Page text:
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Kojiki Options
Daemon
Posted: Thursday, May 16, 2019 12:00:00 AM
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Kojiki

Shinto, Japan's indigenous religion, cannot be traced to its beginnings because until the 5th century—when Chinese writing was introduced into Japan—the myths and rituals were transmitted orally. Although Shinto has no founder and no official scripture, its mythology and ancient beliefs and customs are collected in the Kojiki—"Record of Ancient Matters." Prepared under imperial order in the early 8th century, it is the oldest extant chronicle in Japan. What myths does it include? More...
KSPavan
Posted: Thursday, May 16, 2019 12:51:21 AM

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Kojiki
Shinto, Japan's indigenous religion, cannot be traced to its beginnings because until the 5th century—when Chinese writing was introduced into Japan—the myths and rituals were transmitted orally. Although Shinto has no founder and no official scripture, its mythology and ancient beliefs and customs are collected in the Kojiki—"Record of Ancient Matters." Prepared under imperial order in the early 8th century, it is the oldest extant chronicle in Japan.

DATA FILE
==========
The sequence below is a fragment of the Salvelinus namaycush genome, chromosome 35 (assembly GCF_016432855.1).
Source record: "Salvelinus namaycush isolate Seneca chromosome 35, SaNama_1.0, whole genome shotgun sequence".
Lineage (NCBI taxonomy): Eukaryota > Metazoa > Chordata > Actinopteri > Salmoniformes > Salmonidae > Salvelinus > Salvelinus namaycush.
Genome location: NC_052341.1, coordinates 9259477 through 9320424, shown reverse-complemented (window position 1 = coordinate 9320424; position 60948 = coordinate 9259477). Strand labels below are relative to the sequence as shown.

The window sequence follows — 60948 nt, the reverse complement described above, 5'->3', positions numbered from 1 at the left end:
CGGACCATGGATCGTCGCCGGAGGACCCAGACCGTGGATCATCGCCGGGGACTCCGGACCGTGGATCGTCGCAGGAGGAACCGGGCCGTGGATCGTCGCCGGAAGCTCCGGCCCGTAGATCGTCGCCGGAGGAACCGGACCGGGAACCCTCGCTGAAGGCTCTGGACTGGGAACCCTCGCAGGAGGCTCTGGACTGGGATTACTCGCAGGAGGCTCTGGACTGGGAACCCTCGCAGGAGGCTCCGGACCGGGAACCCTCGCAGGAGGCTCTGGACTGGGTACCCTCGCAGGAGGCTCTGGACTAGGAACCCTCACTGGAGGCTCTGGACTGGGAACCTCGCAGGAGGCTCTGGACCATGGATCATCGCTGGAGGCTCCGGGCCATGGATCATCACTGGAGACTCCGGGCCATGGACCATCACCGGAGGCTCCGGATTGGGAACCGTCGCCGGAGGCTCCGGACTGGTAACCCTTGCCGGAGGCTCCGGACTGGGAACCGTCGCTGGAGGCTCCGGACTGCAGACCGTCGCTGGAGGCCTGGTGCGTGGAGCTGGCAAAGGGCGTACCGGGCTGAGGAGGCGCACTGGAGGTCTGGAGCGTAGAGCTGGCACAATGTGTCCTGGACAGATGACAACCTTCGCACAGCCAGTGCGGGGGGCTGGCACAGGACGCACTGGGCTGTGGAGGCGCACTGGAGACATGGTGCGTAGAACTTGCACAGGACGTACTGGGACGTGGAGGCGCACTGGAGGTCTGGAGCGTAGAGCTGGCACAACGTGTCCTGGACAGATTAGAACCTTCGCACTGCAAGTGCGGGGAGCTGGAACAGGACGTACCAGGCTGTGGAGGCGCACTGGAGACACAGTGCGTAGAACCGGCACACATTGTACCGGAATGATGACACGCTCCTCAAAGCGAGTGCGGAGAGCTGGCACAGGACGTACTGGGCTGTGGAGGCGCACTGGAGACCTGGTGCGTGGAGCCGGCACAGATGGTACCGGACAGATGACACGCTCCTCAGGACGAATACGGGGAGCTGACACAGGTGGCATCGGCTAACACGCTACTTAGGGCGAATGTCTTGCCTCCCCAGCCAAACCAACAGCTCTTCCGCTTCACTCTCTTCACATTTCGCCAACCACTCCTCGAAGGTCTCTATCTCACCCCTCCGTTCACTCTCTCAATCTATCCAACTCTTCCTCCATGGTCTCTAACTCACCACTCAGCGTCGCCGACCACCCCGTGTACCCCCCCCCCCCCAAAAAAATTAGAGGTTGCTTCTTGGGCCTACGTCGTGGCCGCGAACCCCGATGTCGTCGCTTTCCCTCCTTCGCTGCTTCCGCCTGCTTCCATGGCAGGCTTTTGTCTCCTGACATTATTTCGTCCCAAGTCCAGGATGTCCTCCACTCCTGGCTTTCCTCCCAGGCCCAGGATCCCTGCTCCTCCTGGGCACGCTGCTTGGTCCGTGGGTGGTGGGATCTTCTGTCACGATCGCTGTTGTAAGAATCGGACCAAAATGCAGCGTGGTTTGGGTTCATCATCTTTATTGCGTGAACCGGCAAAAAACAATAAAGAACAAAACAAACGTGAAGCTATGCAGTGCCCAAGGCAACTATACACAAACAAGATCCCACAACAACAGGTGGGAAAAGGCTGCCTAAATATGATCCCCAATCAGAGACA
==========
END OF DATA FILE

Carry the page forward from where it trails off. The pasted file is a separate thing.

taurine
Posted: Thursday, May 16, 2019 5:51:30 AM

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Interactions with deities?

Sas? Nic. Sassnitz. Rug, ja? Rugen (Telemark)
Adyl Mouhei
Posted: Thursday, May 16, 2019 6:38:25 AM

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Daemon wrote:
Kojiki

Shinto, Japan's indigenous religion, cannot be traced to its beginnings because until the 5th century—when Chinese writing was introduced into Japan—the myths and rituals were transmitted orally. Although Shinto has no founder and no official scripture, its mythology and ancient beliefs and customs are collected in the Kojiki—"Record of Ancient Matters." Prepared under imperial order in the early 8th century, it is the oldest extant chronicle in Japan. What myths does it include? More...
Adyl Mouhei
Posted: Thursday, May 16, 2019 6:39:51 AM

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Very informative article.
Wilmar (USA)
Posted: Thursday, May 16, 2019 8:48:21 AM

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Shinto, Japan's indigenous religion, cannot be traced to its beginnings because until the 5th century—when Chinese writing was introduced into Japan—the myths and rituals were transmitted orally. Although Shinto has no founder and no official scripture, its mythology and ancient beliefs and customs are collected in the Kojiki—"Record of Ancient Matters." Prepared under imperial order in the early 8th century, it is the oldest extant chronicle in Japan.
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